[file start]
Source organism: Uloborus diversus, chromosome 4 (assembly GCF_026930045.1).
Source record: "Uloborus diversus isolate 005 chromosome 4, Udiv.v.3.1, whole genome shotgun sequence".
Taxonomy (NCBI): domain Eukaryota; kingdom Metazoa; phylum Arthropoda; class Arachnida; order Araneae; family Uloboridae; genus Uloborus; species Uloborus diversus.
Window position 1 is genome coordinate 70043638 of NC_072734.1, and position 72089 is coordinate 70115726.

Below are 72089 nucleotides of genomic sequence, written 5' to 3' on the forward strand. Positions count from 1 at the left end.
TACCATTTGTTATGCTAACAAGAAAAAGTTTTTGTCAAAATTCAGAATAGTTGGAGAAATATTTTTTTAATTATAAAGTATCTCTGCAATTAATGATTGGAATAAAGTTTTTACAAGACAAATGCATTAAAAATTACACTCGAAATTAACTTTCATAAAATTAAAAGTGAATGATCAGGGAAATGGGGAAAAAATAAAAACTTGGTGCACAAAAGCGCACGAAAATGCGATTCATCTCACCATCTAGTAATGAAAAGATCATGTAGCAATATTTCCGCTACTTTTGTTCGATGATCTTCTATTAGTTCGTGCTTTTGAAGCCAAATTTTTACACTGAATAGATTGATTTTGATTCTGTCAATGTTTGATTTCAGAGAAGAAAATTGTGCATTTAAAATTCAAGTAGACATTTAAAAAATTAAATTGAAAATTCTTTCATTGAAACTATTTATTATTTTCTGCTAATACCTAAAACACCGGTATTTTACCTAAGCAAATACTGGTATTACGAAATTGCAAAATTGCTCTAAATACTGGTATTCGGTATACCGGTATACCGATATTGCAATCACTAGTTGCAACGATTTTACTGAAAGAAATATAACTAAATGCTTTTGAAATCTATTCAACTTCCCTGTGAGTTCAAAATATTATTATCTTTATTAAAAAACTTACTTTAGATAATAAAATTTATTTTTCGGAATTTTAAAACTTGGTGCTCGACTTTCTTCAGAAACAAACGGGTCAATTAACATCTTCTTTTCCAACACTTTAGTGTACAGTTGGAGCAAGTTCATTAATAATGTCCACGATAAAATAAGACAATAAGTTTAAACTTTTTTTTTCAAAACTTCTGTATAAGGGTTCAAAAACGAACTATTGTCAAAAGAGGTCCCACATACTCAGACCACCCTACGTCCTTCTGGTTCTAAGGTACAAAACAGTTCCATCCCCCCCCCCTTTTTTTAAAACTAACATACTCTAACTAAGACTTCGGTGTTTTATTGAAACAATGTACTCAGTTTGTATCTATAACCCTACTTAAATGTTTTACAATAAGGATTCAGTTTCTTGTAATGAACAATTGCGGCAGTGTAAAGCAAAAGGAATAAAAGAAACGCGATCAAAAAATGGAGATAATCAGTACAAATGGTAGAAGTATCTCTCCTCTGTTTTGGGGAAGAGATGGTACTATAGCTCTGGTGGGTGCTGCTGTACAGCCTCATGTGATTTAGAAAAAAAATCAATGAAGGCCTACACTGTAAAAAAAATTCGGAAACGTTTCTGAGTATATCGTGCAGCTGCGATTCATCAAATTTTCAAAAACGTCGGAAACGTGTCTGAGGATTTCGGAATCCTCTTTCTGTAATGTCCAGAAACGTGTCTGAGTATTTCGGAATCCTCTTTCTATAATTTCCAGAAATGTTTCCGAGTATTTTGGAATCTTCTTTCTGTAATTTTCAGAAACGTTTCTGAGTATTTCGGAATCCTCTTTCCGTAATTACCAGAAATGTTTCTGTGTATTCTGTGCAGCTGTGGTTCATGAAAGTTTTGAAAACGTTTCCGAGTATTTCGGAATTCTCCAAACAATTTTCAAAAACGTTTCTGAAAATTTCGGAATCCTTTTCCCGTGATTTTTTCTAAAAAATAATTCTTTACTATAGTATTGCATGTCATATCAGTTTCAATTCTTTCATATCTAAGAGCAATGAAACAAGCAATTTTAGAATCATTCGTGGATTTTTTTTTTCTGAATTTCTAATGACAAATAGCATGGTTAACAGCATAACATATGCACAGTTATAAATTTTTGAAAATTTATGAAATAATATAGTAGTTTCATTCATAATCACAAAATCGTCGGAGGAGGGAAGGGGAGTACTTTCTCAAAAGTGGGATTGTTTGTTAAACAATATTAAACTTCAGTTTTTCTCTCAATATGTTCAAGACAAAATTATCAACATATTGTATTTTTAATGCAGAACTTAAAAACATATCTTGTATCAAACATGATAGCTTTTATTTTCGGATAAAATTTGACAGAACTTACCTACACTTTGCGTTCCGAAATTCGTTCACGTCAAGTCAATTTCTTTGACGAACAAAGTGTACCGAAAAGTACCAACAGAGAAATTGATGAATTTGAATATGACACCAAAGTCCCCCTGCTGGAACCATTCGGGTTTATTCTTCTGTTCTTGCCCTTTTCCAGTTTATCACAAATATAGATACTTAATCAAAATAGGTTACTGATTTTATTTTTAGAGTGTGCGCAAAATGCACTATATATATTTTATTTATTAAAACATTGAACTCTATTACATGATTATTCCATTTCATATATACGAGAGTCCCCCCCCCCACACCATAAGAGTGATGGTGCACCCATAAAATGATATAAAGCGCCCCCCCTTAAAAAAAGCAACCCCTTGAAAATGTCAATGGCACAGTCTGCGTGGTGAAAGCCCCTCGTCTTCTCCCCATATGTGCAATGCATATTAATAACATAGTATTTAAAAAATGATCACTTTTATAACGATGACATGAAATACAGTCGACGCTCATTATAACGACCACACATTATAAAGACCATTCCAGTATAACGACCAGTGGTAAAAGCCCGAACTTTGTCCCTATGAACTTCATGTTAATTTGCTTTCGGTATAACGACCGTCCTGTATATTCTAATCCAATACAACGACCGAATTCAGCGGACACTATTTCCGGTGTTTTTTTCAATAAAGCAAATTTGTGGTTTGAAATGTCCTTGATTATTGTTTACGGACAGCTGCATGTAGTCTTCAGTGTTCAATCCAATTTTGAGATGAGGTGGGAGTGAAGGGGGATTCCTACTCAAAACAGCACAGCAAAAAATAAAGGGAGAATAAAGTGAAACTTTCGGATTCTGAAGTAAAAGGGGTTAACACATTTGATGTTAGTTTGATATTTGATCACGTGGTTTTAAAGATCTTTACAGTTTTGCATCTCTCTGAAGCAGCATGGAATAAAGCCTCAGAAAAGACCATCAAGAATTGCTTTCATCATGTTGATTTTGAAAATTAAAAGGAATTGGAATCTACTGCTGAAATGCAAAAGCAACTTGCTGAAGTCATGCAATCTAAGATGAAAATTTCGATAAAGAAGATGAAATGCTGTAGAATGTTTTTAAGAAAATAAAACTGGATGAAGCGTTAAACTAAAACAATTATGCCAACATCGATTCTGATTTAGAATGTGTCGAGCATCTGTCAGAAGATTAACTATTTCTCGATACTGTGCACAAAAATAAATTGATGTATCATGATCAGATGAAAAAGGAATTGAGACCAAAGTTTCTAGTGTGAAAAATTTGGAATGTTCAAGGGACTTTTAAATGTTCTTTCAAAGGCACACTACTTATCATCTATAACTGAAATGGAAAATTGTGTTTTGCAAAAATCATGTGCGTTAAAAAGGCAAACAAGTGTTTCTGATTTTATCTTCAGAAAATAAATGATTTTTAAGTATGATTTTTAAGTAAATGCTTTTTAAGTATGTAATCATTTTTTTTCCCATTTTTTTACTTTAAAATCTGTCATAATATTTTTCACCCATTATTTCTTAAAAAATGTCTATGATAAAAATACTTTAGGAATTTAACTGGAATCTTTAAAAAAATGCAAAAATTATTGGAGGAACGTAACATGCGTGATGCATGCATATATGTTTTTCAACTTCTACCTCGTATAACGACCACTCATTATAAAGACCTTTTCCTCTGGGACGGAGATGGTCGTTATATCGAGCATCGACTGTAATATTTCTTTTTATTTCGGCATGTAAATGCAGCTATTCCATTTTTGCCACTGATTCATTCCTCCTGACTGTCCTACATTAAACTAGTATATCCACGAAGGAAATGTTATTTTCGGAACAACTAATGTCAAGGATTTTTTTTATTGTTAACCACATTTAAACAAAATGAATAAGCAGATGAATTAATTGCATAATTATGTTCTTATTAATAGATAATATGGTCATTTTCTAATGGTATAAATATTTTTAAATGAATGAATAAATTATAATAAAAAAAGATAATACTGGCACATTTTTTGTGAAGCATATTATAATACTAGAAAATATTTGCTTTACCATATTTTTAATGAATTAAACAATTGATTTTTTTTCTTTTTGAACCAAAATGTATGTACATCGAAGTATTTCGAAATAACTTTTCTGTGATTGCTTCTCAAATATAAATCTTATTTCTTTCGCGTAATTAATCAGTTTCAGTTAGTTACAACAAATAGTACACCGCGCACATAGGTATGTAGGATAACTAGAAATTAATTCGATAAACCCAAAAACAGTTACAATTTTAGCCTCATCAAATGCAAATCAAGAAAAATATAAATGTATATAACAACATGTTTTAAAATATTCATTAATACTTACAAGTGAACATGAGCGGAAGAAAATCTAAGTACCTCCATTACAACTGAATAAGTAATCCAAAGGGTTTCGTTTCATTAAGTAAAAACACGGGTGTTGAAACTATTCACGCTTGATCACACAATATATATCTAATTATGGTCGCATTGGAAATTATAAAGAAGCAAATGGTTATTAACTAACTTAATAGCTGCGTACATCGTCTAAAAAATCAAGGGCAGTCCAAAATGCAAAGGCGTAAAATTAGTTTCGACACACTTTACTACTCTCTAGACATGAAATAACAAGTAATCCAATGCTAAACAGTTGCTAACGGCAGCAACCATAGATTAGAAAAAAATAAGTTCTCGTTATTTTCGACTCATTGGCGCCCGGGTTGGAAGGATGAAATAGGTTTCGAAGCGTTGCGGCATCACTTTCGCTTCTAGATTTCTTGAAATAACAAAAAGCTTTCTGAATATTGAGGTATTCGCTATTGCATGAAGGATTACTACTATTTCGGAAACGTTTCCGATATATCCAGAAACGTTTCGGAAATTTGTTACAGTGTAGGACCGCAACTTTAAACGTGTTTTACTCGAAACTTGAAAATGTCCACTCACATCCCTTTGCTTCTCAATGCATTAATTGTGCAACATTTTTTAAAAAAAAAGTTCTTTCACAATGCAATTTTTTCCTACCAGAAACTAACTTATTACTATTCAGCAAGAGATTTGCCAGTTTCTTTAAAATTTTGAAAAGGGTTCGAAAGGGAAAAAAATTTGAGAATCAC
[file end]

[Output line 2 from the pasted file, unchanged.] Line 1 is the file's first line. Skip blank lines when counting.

Source record: "Uloborus diversus isolate 005 chromosome 4, Udiv.v.3.1, whole genome shotgun sequence".